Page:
Weekly Round-up [#24]

Last updated Monday, June 14, 2021
Weekly Round-up [#24]

A rather interesting week in the world of IT, where a large proportion of the Internet went down, including some of the biggest companies in the world.

Take a look at some of the most intriguing stories compiled below:

Fastly blames global outage on software bug triggered by customer

The June 8 outage brought down Amazon.com, Twitch, Reddit, the UK government's website portfolio, and a whole bunch more sites and services. Fastly said it identified the issue in one minute, and had restored 95 percent of its network within 49 minutes. However, some customers saw longer outages due to increased origin load and lower Cache Hit Ratio.

Source: Datacenter Dynamics

NCSC CEO warns that ransomware is key cyber threat

Lindy Cameron, CEO of the NCSC, spoke of cyber threats to an audience at the Royal United Services Institute (RUSI) on the 14 June 2021.

Source: National Cyber Security Centre

Complexity is the biggest threat to cloud success and security

Just when we thought cloud computing could take a post-pandemic victory lap, we now face the largest challenge to date.

Source: InfoWorld

Risk data shows UK energy sector most vulnerable to cyber attack

New report compiled by insurance firm Hiscox reveals the state of cyber preparedness in the UK and beyond.

Source: ComputerWeekly

Chrome zero-day, hot on the heels of Microsoft’s IE zero-day

Microsoft’s Patch Tuesday announcement was bad enough, with six in-the-wild vulnerabilities patched, including one buried in the vestiges of Internet Explorer’s MSHTML web rendering code and it’s been followed by Google’s latest Chrome security advisory, which includes a zero-day patch (CVE-2021-30551) to Chrome’s JavaScript engine amongst its 14 officially listed security fixes.

Source: Naked Security by Sophos

Evidence emerges of new digital divide in UK connectivity

A new study shows extent to which online connectivity impacts quality of life but reveals that renters are nearly twice as likely to describe their connection as only average or unreliable, compared with home owners.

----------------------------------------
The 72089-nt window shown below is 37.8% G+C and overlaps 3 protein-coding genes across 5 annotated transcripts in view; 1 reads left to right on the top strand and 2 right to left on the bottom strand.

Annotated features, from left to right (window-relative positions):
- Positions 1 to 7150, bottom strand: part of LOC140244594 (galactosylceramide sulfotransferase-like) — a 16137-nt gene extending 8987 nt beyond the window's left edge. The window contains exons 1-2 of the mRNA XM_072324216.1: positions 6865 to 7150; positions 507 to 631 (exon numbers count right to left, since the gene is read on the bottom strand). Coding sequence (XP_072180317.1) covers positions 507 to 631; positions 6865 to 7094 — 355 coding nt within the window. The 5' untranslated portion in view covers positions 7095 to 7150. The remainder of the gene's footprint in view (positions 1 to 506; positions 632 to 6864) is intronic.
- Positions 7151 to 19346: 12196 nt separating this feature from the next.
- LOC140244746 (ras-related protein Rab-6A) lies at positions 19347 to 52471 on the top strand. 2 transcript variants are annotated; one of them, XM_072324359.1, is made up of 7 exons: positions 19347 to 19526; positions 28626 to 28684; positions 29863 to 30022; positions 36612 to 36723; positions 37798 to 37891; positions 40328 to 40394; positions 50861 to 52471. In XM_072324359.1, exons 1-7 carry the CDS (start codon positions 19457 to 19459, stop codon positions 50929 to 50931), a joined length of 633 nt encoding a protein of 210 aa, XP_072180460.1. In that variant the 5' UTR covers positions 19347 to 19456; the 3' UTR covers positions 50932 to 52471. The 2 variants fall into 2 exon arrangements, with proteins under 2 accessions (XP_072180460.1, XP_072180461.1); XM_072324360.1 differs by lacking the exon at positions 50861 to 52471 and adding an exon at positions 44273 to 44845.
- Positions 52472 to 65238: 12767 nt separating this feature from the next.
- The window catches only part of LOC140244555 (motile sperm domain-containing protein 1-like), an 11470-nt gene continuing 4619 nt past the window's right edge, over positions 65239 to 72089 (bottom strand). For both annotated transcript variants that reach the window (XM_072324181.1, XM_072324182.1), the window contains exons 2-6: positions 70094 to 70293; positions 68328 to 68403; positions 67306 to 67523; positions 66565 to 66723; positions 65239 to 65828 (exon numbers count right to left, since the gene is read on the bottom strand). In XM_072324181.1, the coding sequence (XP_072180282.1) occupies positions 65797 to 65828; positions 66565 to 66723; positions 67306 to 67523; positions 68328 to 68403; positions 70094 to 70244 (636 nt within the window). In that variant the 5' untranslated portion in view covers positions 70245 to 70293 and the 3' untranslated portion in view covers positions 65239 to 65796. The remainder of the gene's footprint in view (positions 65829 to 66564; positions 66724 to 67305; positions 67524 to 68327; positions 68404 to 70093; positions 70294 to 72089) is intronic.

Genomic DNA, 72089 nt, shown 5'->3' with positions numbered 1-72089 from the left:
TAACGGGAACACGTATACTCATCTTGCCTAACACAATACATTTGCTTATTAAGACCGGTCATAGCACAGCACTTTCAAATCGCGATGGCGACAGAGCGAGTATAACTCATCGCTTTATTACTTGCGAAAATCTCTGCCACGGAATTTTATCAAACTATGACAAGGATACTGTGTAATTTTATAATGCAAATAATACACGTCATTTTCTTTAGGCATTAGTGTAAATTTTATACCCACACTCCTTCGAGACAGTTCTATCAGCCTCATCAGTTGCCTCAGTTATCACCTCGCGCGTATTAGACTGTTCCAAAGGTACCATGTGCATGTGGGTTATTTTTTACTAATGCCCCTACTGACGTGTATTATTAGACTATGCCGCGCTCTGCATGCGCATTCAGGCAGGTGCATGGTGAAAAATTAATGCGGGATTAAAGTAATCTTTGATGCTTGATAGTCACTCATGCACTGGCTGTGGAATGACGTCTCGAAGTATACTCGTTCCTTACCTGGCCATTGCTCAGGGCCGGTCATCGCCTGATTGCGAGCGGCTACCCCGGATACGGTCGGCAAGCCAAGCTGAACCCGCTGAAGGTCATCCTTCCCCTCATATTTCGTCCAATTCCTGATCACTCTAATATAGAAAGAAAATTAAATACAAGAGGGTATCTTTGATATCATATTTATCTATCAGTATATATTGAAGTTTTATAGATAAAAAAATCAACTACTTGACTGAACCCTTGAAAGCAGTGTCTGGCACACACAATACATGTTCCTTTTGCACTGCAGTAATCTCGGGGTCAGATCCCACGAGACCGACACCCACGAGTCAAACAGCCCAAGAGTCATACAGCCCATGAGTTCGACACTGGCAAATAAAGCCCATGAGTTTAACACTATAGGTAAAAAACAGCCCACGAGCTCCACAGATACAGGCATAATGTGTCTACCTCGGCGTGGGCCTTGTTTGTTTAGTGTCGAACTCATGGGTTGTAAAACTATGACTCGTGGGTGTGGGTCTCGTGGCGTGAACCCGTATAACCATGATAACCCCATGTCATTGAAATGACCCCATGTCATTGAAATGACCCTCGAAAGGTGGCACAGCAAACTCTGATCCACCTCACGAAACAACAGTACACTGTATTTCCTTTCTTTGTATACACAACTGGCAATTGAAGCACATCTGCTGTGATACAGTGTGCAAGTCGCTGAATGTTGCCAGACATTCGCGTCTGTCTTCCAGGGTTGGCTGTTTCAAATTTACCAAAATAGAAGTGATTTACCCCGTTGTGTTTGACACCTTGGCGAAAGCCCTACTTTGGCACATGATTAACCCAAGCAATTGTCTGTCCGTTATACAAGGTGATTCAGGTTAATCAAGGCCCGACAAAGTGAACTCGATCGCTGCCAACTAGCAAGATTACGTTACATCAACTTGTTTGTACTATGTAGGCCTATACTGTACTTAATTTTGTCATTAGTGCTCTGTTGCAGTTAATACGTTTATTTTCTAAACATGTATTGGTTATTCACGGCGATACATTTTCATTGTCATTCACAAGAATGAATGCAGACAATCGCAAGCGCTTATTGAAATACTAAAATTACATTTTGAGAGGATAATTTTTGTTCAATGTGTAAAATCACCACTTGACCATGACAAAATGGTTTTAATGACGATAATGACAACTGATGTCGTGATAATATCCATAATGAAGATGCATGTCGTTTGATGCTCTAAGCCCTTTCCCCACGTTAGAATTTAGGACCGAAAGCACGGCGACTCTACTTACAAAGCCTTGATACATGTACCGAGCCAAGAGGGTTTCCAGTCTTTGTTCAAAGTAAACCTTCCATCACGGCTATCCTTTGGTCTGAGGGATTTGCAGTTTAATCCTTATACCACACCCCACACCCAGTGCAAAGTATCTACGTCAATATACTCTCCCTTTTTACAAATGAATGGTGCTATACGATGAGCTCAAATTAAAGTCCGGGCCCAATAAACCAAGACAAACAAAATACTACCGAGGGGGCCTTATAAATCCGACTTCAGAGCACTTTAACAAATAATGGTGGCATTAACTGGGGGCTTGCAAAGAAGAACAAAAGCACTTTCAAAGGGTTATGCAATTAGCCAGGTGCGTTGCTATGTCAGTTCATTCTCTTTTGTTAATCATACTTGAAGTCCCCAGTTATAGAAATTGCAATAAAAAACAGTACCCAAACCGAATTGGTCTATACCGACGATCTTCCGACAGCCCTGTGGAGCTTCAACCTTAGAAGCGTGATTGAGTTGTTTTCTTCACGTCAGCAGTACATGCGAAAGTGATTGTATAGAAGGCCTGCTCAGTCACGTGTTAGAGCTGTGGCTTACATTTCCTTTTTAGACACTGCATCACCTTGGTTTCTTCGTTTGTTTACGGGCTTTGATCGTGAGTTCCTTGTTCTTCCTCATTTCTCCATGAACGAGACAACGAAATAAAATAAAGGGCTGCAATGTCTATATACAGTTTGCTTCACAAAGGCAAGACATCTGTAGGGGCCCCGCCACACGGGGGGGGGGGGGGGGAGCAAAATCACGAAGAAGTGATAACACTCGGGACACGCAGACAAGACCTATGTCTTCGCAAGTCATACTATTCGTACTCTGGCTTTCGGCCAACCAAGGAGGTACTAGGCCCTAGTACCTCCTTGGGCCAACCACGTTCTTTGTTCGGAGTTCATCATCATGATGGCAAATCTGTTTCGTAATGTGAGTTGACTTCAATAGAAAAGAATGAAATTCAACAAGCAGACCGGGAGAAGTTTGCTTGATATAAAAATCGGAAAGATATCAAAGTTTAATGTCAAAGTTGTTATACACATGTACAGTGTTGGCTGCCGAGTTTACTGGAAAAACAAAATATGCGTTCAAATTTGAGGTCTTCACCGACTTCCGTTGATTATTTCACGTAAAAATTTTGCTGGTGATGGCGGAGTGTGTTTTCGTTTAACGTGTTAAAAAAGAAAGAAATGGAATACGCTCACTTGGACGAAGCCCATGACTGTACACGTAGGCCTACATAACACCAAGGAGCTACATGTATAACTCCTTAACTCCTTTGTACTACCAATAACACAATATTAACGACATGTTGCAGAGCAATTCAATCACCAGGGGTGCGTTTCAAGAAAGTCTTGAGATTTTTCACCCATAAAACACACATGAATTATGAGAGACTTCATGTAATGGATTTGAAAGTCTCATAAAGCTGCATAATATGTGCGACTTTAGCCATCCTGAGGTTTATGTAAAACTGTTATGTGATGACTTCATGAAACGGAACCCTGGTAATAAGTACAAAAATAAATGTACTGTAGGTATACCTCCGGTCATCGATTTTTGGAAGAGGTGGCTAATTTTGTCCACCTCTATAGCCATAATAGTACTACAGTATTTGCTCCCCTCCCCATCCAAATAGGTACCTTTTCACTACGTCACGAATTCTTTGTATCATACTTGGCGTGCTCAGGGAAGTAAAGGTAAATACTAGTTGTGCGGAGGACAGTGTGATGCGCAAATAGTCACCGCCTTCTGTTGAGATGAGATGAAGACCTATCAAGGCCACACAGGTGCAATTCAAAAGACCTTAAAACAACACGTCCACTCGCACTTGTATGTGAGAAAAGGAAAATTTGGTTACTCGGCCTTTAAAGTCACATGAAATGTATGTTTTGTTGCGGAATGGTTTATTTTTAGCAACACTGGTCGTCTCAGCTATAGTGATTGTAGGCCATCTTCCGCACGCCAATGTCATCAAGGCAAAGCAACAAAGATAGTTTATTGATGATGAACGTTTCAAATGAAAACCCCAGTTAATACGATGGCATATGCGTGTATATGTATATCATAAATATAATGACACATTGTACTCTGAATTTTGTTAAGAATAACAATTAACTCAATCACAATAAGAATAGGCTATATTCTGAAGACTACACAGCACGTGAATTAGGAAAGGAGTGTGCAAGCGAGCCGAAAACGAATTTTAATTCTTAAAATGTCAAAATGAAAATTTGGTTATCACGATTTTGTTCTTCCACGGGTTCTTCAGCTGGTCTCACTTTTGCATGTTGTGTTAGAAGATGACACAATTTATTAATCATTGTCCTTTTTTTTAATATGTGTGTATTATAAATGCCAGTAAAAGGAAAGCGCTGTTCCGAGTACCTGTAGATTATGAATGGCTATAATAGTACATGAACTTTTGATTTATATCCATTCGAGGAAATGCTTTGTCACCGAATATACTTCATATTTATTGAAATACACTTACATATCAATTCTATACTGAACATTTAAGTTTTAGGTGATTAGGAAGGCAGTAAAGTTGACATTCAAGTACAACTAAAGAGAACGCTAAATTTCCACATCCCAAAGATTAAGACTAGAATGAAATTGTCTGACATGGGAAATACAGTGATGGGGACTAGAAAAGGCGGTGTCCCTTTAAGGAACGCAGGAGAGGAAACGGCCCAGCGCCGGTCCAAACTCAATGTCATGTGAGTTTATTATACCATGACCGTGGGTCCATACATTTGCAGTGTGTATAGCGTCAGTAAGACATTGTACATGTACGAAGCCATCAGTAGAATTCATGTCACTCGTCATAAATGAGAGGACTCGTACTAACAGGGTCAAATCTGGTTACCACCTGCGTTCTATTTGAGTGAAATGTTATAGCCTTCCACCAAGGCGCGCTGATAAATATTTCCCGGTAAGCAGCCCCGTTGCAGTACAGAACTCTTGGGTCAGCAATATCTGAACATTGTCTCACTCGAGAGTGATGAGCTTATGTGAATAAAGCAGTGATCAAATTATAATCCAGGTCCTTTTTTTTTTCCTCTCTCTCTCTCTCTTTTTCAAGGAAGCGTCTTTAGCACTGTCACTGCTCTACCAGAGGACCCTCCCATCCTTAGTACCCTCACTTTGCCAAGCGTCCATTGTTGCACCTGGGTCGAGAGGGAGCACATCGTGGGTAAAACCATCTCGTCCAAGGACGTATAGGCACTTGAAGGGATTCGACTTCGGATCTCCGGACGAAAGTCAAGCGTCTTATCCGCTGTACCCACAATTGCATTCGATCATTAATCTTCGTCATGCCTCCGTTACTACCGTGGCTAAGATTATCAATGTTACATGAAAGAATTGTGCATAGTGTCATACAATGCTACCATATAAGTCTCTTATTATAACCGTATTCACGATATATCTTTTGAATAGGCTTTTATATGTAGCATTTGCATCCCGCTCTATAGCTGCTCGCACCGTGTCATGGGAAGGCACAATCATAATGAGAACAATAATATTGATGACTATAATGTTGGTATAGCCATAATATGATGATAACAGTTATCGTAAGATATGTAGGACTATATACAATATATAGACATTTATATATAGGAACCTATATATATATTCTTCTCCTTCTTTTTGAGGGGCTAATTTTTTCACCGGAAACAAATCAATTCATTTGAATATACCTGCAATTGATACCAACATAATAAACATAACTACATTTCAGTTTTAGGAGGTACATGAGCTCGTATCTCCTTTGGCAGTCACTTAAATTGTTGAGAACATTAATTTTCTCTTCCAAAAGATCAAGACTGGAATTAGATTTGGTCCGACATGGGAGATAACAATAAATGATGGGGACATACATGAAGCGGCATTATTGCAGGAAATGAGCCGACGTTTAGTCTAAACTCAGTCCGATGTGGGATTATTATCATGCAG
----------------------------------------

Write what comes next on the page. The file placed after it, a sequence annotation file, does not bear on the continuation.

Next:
Source: ComputerWeekly

ALPACA – the wacky TLS security vulnerability with a funky name

Don't panic - this isn't another Heartbleed. But it's a fascinating reminder of why doing things the easy way isn't always the best way.

Source: Naked Security by Sophos

Microsoft fixes seven zero-days on its Patch Tuesday rounds

Fixes for six actively-exploited – and one yet-to-be-exploited – zero-day bugs are released in the June 2021 Patch Tuesday update.

Source: ComputerWeekly

Azure Virtual Desktop: The flexible cloud VDI platform for the hybrid workplace

To help customers and partners meet new hybrid work demands, Microsoft are expanding their vision to become a flexible cloud VDI platform for nearly any use case—accessible from virtually anywhere.

Source: Microsoft Azure

Cohesity brings DataProtect backup-as-a-service to Europe via AWS

Scale-out backup appliance pioneer adds backup-as-a-service from a virtual machine on customer premises.

Source: ComputerWeekly

Bringing Visio to Microsoft 365: Diagramming for everyone

In July, Microsoft will start rolling out a lightweight version of the Visio web app in Microsoft 365 to bring visual diagramming and collaboration to all teams—both of which are especially important for a hybrid work environment.

Source: Microsoft

National data guardian calls for dialogue on NHS Digital GP plans

The UK’s national data guardian says it is important the public has clarity on how their confidential medical information will be used and kept secure under NHS data-sharing plans.

Source: ComputerWeekly

Microsoft Exchange Server vulnerabilities, ransomware lead spring 2021 cyberattack trends

Cisco's Talos team said 35% of incidents led back to Microsoft Exchange Server vulnerabilities reported early in 2021, but new ransomware families have been appearing to fill the Emotet hole, too.

Source: TechRepublic

Campaigners plan legal action over NHS data sharing

Privacy coalition aims to force NHS Digital to push back its plans to scrape medical information on millions of patients into a central database.

Source: Computer Weekly

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